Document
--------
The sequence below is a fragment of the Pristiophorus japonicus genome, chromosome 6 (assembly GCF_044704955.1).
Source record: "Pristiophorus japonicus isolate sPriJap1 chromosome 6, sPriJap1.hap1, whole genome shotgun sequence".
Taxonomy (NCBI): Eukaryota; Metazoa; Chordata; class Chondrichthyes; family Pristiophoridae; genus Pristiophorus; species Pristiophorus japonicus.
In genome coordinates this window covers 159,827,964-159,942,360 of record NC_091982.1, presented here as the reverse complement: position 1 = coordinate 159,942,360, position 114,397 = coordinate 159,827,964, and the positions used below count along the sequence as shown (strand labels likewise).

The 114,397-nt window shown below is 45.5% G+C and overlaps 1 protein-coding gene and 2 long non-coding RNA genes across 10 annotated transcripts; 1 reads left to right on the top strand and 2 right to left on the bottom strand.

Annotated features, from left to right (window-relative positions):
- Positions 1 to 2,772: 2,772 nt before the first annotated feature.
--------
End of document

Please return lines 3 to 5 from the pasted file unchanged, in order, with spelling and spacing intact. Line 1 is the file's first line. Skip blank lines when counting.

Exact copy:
Taxonomy (NCBI): Eukaryota; Metazoa; Chordata; class Chondrichthyes; family Pristiophoridae; genus Pristiophorus; species Pristiophorus japonicus.
In genome coordinates this window covers 159,827,964-159,942,360 of record NC_091982.1, presented here as the reverse complement: position 1 = coordinate 159,942,360, position 114,397 = coordinate 159,827,964, and the positions used below count along the sequence as shown (strand labels likewise).

The 114,397-nt window shown below is 45.5% G+C and overlaps 1 protein-coding gene and 2 long non-coding RNA genes across 10 annotated transcripts; 1 reads left to right on the top strand and 2 right to left on the bottom strand.